Defender Center launches its research project on marginalised groups


Research studies on Marginalised groups in Libya.

CHRDA is launching its research project “Research studies on Marginalised groups in Libya”, The research is an attempt to shed light on the deep problems faced by the Marginalised groups and the fragility of their legal and social status, along with the legal obstacles they face. Moreover, the research is an attempt to find appropriate solutions and proposals to address their situation.

The issue of marginalised groups is considered to be one of the most critical, complex, and dangerous topics that overlap human rights, social, economic, political and security issues, and it is steadily increasing in both developing and developed countries, while these conditions are getting torn in countries that suffer from political and economic instability. 

Since the issue of marginalised groups is a global problem, it has developed into a phenomenon that imposes itself and attracts the attention of those concerned with human development and human rights. 

Given the absence of a specific, inclusive definition of marginalised groups due to the multiple factors that led to the emergence of this social problem, and any attempt by us, as CHRDA, to define the conceptual framework from which our study will be based, the angle of the solution can be determined by considering marginalised groups as different groups within a specific culture, context, or history, with a risk of discrimination due to the interaction of different personal characteristics or foundations, such as gender, age, race, religion, belief, health status, disability, sexual orientation or gender identity, education, income or living in different geographical locations. Marginalised groups suffer from neglect by state institutions, weak legislative protection, and from being ignored by society.

The situation in Libya:

The current political crisis in Libya and its military and security implications are negatively reflected on marginalised groups, given that it has directly affected the state of political and institutional division in the absence of a political will. Moreover, there is a lack of attention by officials to improve the status of these groups and develop mechanisms of protection and support in light of a weak legislative structure that does not provide the lowest conditions of assistance and stability.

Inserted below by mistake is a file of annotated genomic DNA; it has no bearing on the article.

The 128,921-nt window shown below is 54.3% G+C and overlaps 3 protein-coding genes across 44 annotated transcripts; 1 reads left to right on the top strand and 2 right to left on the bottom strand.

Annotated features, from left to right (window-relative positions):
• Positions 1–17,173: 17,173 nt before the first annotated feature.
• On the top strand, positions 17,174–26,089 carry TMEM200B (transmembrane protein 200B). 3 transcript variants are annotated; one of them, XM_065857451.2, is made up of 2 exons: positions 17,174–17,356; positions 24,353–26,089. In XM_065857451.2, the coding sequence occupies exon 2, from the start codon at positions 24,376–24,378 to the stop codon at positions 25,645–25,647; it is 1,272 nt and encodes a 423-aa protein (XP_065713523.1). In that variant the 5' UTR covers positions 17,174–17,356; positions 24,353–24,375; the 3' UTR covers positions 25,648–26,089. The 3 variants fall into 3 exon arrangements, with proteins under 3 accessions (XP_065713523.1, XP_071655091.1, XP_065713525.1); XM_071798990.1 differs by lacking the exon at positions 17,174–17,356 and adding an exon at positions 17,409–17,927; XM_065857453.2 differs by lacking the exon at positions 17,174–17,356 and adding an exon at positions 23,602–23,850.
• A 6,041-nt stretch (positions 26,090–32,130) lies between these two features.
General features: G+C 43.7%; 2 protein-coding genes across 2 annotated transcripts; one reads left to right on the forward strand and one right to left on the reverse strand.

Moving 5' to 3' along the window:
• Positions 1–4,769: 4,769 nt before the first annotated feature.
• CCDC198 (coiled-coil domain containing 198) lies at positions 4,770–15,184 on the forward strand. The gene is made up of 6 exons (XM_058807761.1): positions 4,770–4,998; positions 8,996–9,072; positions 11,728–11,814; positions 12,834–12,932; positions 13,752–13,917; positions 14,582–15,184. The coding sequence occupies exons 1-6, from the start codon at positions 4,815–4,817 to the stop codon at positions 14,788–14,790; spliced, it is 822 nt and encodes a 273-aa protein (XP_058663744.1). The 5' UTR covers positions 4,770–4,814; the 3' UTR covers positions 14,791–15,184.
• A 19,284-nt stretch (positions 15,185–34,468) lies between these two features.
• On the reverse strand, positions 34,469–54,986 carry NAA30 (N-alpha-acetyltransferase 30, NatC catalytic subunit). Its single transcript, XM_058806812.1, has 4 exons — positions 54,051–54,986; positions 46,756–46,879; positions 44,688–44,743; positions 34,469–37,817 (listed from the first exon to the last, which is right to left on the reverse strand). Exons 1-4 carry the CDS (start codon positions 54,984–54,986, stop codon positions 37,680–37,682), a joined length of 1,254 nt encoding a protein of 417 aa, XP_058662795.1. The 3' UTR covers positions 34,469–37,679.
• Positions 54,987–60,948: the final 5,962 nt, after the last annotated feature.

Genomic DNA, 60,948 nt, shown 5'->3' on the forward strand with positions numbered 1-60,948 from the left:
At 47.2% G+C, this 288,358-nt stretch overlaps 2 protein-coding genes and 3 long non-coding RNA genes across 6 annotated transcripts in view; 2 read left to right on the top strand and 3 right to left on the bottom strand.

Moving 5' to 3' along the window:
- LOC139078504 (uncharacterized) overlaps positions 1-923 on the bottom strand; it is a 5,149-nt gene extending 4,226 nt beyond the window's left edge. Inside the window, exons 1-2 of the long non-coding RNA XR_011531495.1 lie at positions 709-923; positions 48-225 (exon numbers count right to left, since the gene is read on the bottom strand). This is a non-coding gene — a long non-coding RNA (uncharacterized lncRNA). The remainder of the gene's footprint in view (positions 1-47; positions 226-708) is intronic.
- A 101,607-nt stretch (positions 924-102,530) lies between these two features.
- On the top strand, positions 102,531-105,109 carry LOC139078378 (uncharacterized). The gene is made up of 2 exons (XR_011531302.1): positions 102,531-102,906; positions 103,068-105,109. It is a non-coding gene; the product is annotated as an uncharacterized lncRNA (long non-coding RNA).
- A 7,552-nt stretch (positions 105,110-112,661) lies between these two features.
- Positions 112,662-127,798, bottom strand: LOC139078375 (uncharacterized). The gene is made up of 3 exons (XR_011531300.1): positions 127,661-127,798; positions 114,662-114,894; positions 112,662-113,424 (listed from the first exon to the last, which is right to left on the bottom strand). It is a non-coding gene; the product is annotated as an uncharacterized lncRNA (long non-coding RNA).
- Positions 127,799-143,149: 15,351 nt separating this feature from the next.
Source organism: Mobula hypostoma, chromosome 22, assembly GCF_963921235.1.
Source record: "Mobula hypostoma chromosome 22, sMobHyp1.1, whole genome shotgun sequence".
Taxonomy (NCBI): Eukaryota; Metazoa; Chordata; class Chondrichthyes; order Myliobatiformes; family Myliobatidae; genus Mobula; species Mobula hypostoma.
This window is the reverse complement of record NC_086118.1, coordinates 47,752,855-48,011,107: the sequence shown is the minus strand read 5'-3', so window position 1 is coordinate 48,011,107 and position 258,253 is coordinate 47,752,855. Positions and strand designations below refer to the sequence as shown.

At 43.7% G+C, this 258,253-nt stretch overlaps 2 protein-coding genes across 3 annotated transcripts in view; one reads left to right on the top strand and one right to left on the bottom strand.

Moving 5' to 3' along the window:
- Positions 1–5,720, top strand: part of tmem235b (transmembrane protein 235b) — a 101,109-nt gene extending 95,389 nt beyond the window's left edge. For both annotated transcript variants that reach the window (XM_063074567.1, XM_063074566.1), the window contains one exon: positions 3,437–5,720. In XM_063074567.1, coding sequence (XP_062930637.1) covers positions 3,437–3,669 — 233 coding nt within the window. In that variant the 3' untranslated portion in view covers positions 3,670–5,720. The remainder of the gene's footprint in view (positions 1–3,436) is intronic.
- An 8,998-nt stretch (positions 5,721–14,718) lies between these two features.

The economic factor is also essential for marginalised groups, as it deepens harmful discrimination against them and increases their vulnerability; they are rapidly affected by weak services, lack of liquidity, economic inflation, and unemployment, and the social factor and cognitive barriers, customs, traditions, and stereotypes reflect negatively on their living conditions.

It should first be emphasised that the marginalised groups in Libya are multiple and difficult to approach in a comprehensive and integrated study. 

That is why we, as CHRDA, focus on four categories, which are defined in our view as the most vulnerable and most affected because their presence is not linked to a specific region, and they are distributed over all over the country. They are:

People with special needs



Migrants and asylum seekers.

Aim of the study:

The study aims to diagnose the situation of marginalised groups in Libya and analyse the legislative and legal problems facing them, and to put in place mechanisms to enhance their protection. It is focused on processing and developing legislative texts and their suitability for international standards to suggest practical recommendations that can improve their legal and social environment. 

It is noteworthy that this study falls under the supervision of a few writers and specialist researchers who possess advanced legal and humanitarian culture in addition to previous writings characterised by scientific composure and academic methodology.


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